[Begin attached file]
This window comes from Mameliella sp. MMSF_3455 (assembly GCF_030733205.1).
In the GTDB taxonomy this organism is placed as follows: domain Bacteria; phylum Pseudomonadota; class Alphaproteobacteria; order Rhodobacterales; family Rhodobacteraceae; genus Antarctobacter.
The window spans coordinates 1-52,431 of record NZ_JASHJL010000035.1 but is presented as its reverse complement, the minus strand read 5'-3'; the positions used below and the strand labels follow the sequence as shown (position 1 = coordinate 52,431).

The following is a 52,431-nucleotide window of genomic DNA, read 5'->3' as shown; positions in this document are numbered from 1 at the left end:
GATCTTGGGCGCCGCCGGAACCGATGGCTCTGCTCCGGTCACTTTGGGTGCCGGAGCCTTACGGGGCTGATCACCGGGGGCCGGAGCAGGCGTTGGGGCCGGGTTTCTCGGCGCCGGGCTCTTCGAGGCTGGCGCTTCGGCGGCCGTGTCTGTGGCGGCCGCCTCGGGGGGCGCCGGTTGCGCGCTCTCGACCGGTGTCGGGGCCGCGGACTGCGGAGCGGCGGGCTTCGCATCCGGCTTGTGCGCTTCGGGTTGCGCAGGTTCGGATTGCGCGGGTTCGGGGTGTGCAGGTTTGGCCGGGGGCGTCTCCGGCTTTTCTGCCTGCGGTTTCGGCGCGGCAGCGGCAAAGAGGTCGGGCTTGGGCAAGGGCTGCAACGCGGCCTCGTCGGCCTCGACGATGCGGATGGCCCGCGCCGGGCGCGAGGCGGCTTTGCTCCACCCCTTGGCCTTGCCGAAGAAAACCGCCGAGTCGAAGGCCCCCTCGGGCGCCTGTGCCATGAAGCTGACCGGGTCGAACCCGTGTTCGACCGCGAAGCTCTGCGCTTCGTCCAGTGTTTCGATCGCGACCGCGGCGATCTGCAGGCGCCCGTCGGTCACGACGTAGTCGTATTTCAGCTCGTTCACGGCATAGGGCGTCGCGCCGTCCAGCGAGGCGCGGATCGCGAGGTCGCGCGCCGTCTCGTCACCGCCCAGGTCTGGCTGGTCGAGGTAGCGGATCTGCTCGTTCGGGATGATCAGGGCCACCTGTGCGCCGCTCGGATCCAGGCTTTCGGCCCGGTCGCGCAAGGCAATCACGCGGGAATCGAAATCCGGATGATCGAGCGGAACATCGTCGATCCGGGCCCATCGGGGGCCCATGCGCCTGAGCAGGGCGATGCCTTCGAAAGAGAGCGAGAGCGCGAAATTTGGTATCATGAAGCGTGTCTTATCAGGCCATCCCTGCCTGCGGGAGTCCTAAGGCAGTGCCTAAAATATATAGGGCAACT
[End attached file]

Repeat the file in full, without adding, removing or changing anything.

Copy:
This window comes from Mameliella sp. MMSF_3455 (assembly GCF_030733205.1).
In the GTDB taxonomy this organism is placed as follows: domain Bacteria; phylum Pseudomonadota; class Alphaproteobacteria; order Rhodobacterales; family Rhodobacteraceae; genus Antarctobacter.
The window spans coordinates 1-52,431 of record NZ_JASHJL010000035.1 but is presented as its reverse complement, the minus strand read 5'-3'; the positions used below and the strand labels follow the sequence as shown (position 1 = coordinate 52,431).

The following is a 52,431-nucleotide window of genomic DNA, read 5'->3' as shown; positions in this document are numbered from 1 at the left end:
GATCTTGGGCGCCGCCGGAACCGATGGCTCTGCTCCGGTCACTTTGGGTGCCGGAGCCTTACGGGGCTGATCACCGGGGGCCGGAGCAGGCGTTGGGGCCGGGTTTCTCGGCGCCGGGCTCTTCGAGGCTGGCGCTTCGGCGGCCGTGTCTGTGGCGGCCGCCTCGGGGGGCGCCGGTTGCGCGCTCTCGACCGGTGTCGGGGCCGCGGACTGCGGAGCGGCGGGCTTCGCATCCGGCTTGTGCGCTTCGGGTTGCGCAGGTTCGGATTGCGCGGGTTCGGGGTGTGCAGGTTTGGCCGGGGGCGTCTCCGGCTTTTCTGCCTGCGGTTTCGGCGCGGCAGCGGCAAAGAGGTCGGGCTTGGGCAAGGGCTGCAACGCGGCCTCGTCGGCCTCGACGATGCGGATGGCCCGCGCCGGGCGCGAGGCGGCTTTGCTCCACCCCTTGGCCTTGCCGAAGAAAACCGCCGAGTCGAAGGCCCCCTCGGGCGCCTGTGCCATGAAGCTGACCGGGTCGAACCCGTGTTCGACCGCGAAGCTCTGCGCTTCGTCCAGTGTTTCGATCGCGACCGCGGCGATCTGCAGGCGCCCGTCGGTCACGACGTAGTCGTATTTCAGCTCGTTCACGGCATAGGGCGTCGCGCCGTCCAGCGAGGCGCGGATCGCGAGGTCGCGCGCCGTCTCGTCACCGCCCAGGTCTGGCTGGTCGAGGTAGCGGATCTGCTCGTTCGGGATGATCAGGGCCACCTGTGCGCCGCTCGGATCCAGGCTTTCGGCCCGGTCGCGCAAGGCAATCACGCGGGAATCGAAATCCGGATGATCGAGCGGAACATCGTCGATCCGGGCCCATCGGGGGCCCATGCGCCTGAGCAGGGCGATGCCTTCGAAAGAGAGCGAGAGCGCGAAATTTGGTATCATGAAGCGTGTCTTATCAGGCCATCCCTGCCTGCGGGAGTCCTAAGGCAGTGCCTAAAATATATAGGGCAACT